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Keywords:

  • agricultural change;
  • functional response;
  • foraging behaviour

Summary

  1. Top of page
  2. Summary
  3. Introduction
  4. Methods
  5. Results
  6. Discussion
  7. Acknowledgements
  8. References
  9. Supporting Information
  • 1
    Many farmland bird species have undergone significant declines. It is important to predict the effect of agricultural change on these birds and their response to conservation measures. This requirement could be met by mechanistic models that predict population size from the optimal foraging behaviour and fates of individuals within populations. A key component of these models is the functional response, the relationship between food and competitor density and feeding rate.
  • 2
    This paper describes a method for measuring functional responses of farmland birds, and applies this method to a declining farmland bird, the corn bunting Miliaria calandra L. We derive five alternative models to predict the functional responses of farmland birds and parameterize these for corn bunting. We also assess the minimum sample sizes required to predict accurately the functional response.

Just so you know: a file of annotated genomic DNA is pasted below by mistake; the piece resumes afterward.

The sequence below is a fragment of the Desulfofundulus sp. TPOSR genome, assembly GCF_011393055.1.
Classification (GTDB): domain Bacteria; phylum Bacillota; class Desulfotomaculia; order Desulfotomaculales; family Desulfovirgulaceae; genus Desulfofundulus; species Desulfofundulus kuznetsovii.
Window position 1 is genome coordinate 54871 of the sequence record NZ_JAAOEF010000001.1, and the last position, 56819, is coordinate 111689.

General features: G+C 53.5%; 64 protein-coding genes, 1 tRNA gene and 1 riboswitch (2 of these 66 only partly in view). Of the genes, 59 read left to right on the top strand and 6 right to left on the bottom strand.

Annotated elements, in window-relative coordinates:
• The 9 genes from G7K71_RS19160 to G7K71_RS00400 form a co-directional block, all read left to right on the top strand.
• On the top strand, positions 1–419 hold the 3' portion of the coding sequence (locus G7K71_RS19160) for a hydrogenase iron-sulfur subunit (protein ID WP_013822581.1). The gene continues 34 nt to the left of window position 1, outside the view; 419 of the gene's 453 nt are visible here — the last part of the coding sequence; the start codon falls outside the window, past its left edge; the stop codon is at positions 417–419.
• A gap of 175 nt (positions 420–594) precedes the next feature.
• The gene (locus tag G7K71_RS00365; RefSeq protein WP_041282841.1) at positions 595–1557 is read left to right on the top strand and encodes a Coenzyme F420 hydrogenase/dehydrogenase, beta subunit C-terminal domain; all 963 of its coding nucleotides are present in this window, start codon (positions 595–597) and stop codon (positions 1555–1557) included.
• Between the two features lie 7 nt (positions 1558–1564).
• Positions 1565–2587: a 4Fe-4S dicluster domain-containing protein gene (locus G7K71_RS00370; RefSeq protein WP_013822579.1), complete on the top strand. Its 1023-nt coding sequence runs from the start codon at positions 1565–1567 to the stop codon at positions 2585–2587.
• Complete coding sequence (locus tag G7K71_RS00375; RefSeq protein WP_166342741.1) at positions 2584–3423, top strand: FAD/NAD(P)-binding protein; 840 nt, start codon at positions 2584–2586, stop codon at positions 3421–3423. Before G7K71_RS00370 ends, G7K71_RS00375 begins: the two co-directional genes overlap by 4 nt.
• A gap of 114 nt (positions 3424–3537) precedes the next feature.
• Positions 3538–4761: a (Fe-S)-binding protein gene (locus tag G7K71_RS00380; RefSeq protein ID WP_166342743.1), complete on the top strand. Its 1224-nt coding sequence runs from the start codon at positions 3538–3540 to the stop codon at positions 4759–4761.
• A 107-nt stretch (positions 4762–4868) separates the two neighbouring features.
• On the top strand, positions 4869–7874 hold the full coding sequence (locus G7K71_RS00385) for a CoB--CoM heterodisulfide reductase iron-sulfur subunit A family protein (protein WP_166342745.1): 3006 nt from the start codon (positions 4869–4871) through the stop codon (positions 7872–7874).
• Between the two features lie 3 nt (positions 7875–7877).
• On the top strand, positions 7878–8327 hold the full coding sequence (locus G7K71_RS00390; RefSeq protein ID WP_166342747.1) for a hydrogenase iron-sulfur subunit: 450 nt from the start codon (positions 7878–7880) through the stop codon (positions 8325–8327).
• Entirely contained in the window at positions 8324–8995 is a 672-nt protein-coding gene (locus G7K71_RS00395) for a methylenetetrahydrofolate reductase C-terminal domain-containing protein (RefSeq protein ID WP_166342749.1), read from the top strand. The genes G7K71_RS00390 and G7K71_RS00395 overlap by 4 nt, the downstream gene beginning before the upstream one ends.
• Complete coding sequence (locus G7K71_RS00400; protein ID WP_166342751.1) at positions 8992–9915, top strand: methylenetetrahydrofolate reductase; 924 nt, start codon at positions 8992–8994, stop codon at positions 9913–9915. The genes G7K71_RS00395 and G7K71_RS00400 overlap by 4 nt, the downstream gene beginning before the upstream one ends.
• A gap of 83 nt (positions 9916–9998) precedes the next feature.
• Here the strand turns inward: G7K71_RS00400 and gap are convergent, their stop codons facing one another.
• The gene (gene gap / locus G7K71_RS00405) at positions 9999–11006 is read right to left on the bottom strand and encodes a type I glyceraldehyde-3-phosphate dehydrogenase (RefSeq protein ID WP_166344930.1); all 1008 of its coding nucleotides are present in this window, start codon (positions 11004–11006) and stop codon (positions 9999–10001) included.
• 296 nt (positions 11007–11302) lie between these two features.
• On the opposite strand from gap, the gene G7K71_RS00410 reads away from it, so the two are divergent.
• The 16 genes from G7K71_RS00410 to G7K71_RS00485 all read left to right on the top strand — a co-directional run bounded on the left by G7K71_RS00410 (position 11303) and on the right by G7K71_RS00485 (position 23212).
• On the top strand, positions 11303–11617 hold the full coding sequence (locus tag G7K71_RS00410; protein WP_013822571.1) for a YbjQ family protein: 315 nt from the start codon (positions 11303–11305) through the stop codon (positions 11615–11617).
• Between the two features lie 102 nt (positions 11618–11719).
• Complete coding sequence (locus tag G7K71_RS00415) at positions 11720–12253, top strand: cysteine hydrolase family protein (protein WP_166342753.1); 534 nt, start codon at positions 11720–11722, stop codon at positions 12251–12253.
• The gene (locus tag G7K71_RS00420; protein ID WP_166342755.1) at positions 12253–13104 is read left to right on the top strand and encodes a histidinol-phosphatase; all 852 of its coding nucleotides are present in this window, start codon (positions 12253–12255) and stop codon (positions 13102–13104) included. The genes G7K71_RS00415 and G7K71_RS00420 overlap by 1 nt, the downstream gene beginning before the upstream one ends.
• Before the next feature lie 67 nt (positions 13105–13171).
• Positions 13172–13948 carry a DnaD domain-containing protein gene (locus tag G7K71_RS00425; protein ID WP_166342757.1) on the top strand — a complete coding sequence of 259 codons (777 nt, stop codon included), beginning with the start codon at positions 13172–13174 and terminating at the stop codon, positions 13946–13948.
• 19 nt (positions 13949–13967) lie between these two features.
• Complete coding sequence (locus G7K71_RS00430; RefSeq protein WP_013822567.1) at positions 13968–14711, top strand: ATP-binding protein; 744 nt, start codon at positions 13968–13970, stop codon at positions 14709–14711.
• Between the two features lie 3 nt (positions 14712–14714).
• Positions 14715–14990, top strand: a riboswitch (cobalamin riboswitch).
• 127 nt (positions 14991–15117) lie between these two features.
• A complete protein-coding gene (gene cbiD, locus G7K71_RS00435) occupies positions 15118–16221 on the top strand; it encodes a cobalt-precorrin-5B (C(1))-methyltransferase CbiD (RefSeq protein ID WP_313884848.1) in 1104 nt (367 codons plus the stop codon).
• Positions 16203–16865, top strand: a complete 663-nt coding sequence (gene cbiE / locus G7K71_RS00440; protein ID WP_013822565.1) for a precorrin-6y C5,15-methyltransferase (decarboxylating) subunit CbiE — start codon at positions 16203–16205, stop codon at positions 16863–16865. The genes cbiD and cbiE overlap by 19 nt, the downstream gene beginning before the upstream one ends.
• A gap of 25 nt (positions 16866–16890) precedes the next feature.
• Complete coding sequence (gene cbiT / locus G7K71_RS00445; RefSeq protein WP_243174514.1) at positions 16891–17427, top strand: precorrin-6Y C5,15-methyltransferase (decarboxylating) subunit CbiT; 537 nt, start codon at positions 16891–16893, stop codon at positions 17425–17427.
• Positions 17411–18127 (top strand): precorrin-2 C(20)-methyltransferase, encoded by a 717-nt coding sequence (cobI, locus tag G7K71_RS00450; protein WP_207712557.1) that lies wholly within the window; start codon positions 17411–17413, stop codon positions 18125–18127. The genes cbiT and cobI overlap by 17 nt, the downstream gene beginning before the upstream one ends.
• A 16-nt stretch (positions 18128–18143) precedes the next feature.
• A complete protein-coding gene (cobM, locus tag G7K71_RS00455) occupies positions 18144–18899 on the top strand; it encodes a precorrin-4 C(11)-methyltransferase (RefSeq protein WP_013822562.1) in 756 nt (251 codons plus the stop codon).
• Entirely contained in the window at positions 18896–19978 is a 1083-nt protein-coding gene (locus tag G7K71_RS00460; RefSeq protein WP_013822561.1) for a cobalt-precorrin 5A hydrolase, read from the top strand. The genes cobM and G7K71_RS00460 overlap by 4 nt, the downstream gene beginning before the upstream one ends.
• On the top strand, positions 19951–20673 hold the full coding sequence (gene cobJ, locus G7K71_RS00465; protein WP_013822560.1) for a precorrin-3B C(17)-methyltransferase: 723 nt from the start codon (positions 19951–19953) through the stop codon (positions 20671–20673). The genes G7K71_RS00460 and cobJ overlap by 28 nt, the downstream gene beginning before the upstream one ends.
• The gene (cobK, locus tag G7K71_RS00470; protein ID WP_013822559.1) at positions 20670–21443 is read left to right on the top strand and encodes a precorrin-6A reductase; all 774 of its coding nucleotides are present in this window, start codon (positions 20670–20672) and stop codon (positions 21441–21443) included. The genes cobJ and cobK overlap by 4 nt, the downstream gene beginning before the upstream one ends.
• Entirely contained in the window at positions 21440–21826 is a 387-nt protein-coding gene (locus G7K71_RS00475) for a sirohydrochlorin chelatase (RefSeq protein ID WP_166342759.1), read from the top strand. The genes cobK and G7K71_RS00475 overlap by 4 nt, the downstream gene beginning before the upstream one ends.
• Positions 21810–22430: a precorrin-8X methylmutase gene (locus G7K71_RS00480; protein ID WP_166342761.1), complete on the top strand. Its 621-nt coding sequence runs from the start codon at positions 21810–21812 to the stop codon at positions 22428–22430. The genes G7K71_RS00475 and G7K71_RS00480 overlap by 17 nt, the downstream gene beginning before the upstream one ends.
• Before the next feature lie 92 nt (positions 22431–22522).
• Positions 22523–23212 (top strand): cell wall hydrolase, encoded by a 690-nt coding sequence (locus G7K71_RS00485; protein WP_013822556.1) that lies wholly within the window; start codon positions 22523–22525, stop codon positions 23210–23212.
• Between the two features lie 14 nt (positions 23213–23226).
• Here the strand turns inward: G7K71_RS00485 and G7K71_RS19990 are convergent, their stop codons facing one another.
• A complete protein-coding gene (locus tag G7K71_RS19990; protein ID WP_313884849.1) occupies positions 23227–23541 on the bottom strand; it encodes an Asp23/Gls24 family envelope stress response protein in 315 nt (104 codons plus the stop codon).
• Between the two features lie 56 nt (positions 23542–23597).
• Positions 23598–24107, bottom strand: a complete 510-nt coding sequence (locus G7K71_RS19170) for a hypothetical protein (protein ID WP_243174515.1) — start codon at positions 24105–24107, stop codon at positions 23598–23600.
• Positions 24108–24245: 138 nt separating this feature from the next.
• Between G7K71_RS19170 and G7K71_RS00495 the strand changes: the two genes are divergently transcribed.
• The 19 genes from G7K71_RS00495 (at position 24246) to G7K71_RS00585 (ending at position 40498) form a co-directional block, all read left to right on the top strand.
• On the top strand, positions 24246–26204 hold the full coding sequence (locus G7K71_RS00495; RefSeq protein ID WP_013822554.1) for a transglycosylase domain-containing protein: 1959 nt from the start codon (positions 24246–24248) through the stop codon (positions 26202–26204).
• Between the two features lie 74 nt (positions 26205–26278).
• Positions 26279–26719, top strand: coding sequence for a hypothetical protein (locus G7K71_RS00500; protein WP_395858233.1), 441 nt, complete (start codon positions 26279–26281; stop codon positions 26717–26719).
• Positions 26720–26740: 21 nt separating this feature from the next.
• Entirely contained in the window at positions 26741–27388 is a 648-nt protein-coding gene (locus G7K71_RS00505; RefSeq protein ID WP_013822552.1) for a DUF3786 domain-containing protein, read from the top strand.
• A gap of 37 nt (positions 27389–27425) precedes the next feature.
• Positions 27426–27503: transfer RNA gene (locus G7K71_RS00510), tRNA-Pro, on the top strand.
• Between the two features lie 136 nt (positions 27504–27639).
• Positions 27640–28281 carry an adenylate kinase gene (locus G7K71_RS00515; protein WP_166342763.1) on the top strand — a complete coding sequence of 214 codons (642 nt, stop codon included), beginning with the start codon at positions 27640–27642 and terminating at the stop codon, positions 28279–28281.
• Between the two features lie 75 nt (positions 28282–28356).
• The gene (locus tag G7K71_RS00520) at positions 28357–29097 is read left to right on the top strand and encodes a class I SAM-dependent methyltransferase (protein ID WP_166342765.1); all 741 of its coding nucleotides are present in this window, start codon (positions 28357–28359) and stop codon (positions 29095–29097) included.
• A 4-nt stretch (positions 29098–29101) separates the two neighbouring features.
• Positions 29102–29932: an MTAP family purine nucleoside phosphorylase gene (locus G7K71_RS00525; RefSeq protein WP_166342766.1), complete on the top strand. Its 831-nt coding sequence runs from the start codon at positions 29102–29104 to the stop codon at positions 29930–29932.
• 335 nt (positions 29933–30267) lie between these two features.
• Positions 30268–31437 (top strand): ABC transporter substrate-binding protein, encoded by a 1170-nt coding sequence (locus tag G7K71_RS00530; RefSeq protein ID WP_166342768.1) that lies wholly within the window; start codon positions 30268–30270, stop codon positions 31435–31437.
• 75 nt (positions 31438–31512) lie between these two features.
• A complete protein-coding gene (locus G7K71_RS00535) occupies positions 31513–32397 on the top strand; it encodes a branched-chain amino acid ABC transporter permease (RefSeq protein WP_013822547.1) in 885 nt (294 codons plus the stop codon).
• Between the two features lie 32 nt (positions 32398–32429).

• 3
    We show that the functional response of corn bunting can be predicted accurately from a few behavioural parameters (searching rate, handling time, vigilance time) that are straightforward to measure in the field. These parameters can be measured more quickly than the alternative of measuring the functional response directly.
  • 4
    While corn bunting violated some of the assumptions of Holling's disk equation (model 1 in our study), it still provided the most accurate fit to the observed feeding rates while remaining the most statistically simple model tested. Our other models may be more applicable to other species, or corn bunting feeding in other locations.
  • 5
    Although further tests are required, our study shows how functional responses can be predicted, simplifying the development of mechanistic models of farmland bird populations.

Introduction

  1. Top of page
  2. Summary
  3. Introduction
  4. Methods
  5. Results
  6. Discussion
  7. Acknowledgements
  8. References
  9. Supporting Information